Wallows ‘Remote’ EP review : L.A trio still upbeat, more produced on quarantine recording

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Image Courtesy of: Wallows Press Release

The $4.99 EP reached 27 on the iTunes US Albums charts the day of its release.

With daylight saving time stealing the sunlight from the day, summer feels out of reach. But with Wallows’ latest release, “Remote,” listeners will no doubt feel like it’s July again. The upbeat six-song EP from the alternative rockers gives listeners that “summer drive — windows down, music blaring” feeling.

“Remote,” the third EP from the L.A.-based trio, was written and recorded entirely during quarantine, and the process wasn’t easy for the band. But “it was a special project,” singers/guitarists Braeden Lemasters, Dylan Minnette, and drummer Cole Preston said in a press release.

The members sent voice memos over text and spent hours on FaceTime talking about their ideas. While the band made sure to keep the mood of the album as light as possible, trying to pretend that, just for a while, everything was back to normal, they said, “the music wouldn’t have turned out the way it did if not for quarantine.”

“Remote” kicks off with “Virtual Aerobics,” a catchy, uptempo track about how being in love makes everything seem so much newer and brighter. Minnette, known for his role as Clay Jensen in the Netflix series “13 Reasons Why,” sings lead on the opening track of the EP, which is built around a vintage-sounding piano hook.

While the song still has traces of Wallows’ signature sound — a bass drum backbeat and snare, Minnette and Lemasters’ vocal harmonies — it’s evident with this album’s opening track that the band is going for a whole new sound. “Virtual Aerobics” sounds less experimental than the other tracks on “Remote,” but it still is a shift from Wallows’ previous releases. The group shifts musically on this album by adding the drum machine, increasing their use of synthesizers, and a heavier reliance on electric guitars.

While there is hardly any variation in the song — the verses are almost identical to the choruses — that is where its ability to get stuck in your head comes from. Still, “Virtual Aerobics” is the weakest song on the EP, despite how catchy it may be.

The guitar-heavy second track, “Dig What You Dug,” features Braeden Lemasters singing lead. Lemasters’ higher-pitched vocals contrast against the deep guitar tones. The vocals are mixed and interwoven with multiple layers of guitar tracks, a bold move for the band who haven’t featured this much production on previous albums. The contrast between the layers of guitar and Lemasters’ pitch creates a beautiful blend for easy listening.

The track ends with an upbeat tag featuring a glitching instrumental and a spoken outro saying, “I dig what you dug, and I dug what you dig,” providing listeners with a glimpse of Wallows’ quirky personality.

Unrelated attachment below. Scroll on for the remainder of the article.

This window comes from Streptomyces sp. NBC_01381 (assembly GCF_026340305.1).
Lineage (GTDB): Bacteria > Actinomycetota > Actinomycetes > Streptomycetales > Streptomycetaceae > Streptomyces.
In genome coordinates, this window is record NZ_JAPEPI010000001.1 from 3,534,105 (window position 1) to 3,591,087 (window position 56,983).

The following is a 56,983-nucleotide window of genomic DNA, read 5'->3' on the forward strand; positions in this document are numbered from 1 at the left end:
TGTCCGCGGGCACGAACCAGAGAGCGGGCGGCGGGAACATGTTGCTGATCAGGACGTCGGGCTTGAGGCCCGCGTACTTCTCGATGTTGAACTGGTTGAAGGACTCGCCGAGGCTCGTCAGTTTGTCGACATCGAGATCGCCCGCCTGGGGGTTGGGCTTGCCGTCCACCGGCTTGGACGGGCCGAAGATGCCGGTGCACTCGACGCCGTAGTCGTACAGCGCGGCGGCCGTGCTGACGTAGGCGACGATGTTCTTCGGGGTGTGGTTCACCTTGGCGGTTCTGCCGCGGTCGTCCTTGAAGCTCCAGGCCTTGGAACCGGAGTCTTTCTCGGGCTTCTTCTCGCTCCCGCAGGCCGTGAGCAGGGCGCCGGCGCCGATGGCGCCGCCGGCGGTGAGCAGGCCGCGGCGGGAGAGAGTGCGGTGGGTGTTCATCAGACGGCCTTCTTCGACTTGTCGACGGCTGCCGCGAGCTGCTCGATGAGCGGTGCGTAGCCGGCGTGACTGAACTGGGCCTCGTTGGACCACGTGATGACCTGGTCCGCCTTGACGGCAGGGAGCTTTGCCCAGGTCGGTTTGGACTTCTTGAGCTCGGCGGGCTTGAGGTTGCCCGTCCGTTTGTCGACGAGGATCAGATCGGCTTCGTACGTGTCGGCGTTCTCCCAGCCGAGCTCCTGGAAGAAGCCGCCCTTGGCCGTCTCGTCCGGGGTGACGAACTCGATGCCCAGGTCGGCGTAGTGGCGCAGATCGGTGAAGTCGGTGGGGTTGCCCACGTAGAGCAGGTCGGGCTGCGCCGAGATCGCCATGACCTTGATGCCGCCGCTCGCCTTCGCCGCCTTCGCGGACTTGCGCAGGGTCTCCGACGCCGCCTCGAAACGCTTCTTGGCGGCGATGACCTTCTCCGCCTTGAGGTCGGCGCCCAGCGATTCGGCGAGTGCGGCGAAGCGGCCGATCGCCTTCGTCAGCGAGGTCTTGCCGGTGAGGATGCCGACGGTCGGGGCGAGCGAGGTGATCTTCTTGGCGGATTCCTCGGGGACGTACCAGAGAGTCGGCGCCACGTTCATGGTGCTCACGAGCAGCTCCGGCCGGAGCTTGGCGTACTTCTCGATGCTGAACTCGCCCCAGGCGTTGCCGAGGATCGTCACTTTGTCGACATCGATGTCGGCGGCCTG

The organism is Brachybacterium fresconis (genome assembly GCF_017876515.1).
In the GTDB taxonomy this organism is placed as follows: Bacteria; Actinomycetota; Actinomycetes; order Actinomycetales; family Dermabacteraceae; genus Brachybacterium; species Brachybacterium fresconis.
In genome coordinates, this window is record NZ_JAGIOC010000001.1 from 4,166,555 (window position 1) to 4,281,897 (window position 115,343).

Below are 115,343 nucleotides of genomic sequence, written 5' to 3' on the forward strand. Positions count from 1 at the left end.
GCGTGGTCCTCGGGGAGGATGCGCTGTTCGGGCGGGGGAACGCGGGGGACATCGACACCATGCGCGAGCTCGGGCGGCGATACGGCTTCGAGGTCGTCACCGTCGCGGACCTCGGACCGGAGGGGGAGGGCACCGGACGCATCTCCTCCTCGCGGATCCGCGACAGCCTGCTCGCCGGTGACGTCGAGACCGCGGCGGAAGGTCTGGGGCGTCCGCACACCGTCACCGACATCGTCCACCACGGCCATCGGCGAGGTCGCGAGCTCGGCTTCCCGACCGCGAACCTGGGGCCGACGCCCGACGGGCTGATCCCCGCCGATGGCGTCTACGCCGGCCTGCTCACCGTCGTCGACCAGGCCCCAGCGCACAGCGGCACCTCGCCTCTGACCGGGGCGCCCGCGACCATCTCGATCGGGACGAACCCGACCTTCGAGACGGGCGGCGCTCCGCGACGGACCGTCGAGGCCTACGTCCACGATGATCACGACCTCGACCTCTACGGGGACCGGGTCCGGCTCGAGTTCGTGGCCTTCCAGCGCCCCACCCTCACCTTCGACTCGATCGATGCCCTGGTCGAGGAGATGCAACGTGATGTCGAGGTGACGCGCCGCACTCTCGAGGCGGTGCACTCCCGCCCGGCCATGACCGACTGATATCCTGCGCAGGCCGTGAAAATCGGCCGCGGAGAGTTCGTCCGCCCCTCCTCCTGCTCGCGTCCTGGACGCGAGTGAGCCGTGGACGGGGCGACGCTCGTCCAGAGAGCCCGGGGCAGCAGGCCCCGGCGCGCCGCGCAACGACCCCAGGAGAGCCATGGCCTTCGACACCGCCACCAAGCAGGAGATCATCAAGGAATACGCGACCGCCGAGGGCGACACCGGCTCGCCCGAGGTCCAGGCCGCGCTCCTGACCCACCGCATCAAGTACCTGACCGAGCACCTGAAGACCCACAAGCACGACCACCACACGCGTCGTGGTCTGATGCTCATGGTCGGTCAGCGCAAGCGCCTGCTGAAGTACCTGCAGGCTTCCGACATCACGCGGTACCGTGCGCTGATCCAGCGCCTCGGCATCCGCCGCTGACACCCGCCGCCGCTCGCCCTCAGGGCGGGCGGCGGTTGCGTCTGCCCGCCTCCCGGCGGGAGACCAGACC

With scattered synths and drums, and Lemasters’ vocals, comes the third song on “Remote”, “Nobody Gets Me (Like You).” The full and catchy sound may be deceiving, as in an interview with MTV, Lemasters says that the song “was basically done in a day.” It’s a heartwarming tune about having a genuine connection with someone who understands you better than anyone else, that’s sure to have you grooving along to the beat.

The drums are never-ending, and even though the rhythms change and fills are added, the beat continues to stand out throughout the song, reinforcing the head-bopping and toe-tapping nature of the track. The consistent beat compliments the acoustic guitar’s whole notes creating a just-right mix of soft and loud.

Following “Nobody Gets Me Like You” is “Coastlines,” where Minnette’s lead vocals return the listener to his deeper, lower tones. While most of the song is centered around synths and lighter instrumentation, the chorus packs a punch with the electric guitar. With the effects on the guitars and the drums’ hard hits, the chorus adds in a heavier aspect.

“Coastlines” lyrics describe the difficulties relationships face couples are miles apart, a much different subject matter than the band’s usual love songs or summer tunes. However, the instrumentation provides the upbeat vibe that Wallows is known for, even if the lyrics are more somber than the rest of “Remote.”

The EP’s fifth track, “Talk Like That” is filled with bizarre guitar sounds and synth. The song builds up to the bridge, the loudest and most chaotic section with a droning synth. It’s much different than the other sounds on the album. “Talk Like That” may come off as strange, almost too weird, but as the EP is replayed, the song’s bounce becomes irresistible. The quick switch in sound halfway through the song was an interesting touch to the album. It’s a more jumbled song, yet still catchy nonetheless and keeps listeners intrigued.

The standout song on “Remote,” “Wish Me Luck,” is definitely a strong finish. It’s a more flowy sound because of the steady crescendos and decrescendos of the synth and the various effects on Minnette’s voice as he takes lead. Electronic drums, something that usually isn’t a part of Wallows’ sound, is heard throughout the song. It’s a different sound but in the best way. The song’s end was the perfect way to tie off this EP, with two separate vocal tracks from Minnette that work together beautifully, almost as a chaotic peace.

“Remote” was released October 23 by Atlantic Records. It is currently available on Spotify, Apple Music, YouTube, and for purchase on Wallows’ website on CD or vinyl.